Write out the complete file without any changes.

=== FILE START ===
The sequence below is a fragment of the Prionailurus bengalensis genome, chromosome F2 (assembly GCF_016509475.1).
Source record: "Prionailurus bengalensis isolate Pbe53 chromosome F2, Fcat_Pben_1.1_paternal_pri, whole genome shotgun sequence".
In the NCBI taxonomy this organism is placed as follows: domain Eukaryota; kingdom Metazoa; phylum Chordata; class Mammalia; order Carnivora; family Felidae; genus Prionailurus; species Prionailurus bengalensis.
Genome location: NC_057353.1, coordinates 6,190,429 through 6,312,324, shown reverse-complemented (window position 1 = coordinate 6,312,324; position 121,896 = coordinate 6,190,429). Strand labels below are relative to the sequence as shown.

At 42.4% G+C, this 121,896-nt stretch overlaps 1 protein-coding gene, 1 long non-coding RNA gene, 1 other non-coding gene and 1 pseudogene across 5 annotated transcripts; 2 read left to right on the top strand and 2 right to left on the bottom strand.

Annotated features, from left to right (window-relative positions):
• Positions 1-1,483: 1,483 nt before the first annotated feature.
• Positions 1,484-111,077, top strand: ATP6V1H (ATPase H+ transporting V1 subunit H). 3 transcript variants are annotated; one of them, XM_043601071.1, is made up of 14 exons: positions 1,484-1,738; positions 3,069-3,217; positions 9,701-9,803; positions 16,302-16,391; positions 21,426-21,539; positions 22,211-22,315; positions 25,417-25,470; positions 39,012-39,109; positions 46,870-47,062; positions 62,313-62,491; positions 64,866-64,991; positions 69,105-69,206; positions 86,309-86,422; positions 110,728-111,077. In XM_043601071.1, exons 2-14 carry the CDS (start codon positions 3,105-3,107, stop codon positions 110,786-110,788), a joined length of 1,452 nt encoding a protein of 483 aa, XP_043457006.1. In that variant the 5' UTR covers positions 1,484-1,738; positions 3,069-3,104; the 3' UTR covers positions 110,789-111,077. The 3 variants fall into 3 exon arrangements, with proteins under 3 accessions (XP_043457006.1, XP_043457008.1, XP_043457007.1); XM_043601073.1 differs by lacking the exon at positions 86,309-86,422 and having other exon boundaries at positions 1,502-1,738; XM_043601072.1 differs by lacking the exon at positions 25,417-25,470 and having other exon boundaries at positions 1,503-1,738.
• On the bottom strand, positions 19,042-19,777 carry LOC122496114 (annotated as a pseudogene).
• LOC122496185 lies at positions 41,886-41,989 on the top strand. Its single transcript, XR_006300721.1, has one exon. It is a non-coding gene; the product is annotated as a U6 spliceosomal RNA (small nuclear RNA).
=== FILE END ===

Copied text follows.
The sequence below is a fragment of the Prionailurus bengalensis genome, chromosome F2 (assembly GCF_016509475.1).
Source record: "Prionailurus bengalensis isolate Pbe53 chromosome F2, Fcat_Pben_1.1_paternal_pri, whole genome shotgun sequence".
In the NCBI taxonomy this organism is placed as follows: domain Eukaryota; kingdom Metazoa; phylum Chordata; class Mammalia; order Carnivora; family Felidae; genus Prionailurus; species Prionailurus bengalensis.
Genome location: NC_057353.1, coordinates 6,190,429 through 6,312,324, shown reverse-complemented (window position 1 = coordinate 6,312,324; position 121,896 = coordinate 6,190,429). Strand labels below are relative to the sequence as shown.

At 42.4% G+C, this 121,896-nt stretch overlaps 1 protein-coding gene, 1 long non-coding RNA gene, 1 other non-coding gene and 1 pseudogene across 5 annotated transcripts; 2 read left to right on the top strand and 2 right to left on the bottom strand.

Annotated features, from left to right (window-relative positions):
• Positions 1-1,483: 1,483 nt before the first annotated feature.
• Positions 1,484-111,077, top strand: ATP6V1H (ATPase H+ transporting V1 subunit H). 3 transcript variants are annotated; one of them, XM_043601071.1, is made up of 14 exons: positions 1,484-1,738; positions 3,069-3,217; positions 9,701-9,803; positions 16,302-16,391; positions 21,426-21,539; positions 22,211-22,315; positions 25,417-25,470; positions 39,012-39,109; positions 46,870-47,062; positions 62,313-62,491; positions 64,866-64,991; positions 69,105-69,206; positions 86,309-86,422; positions 110,728-111,077. In XM_043601071.1, exons 2-14 carry the CDS (start codon positions 3,105-3,107, stop codon positions 110,786-110,788), a joined length of 1,452 nt encoding a protein of 483 aa, XP_043457006.1. In that variant the 5' UTR covers positions 1,484-1,738; positions 3,069-3,104; the 3' UTR covers positions 110,789-111,077. The 3 variants fall into 3 exon arrangements, with proteins under 3 accessions (XP_043457006.1, XP_043457008.1, XP_043457007.1); XM_043601073.1 differs by lacking the exon at positions 86,309-86,422 and having other exon boundaries at positions 1,502-1,738; XM_043601072.1 differs by lacking the exon at positions 25,417-25,470 and having other exon boundaries at positions 1,503-1,738.
• On the bottom strand, positions 19,042-19,777 carry LOC122496114 (annotated as a pseudogene).
• LOC122496185 lies at positions 41,886-41,989 on the top strand. Its single transcript, XR_006300721.1, has one exon. It is a non-coding gene; the product is annotated as a U6 spliceosomal RNA (small nuclear RNA).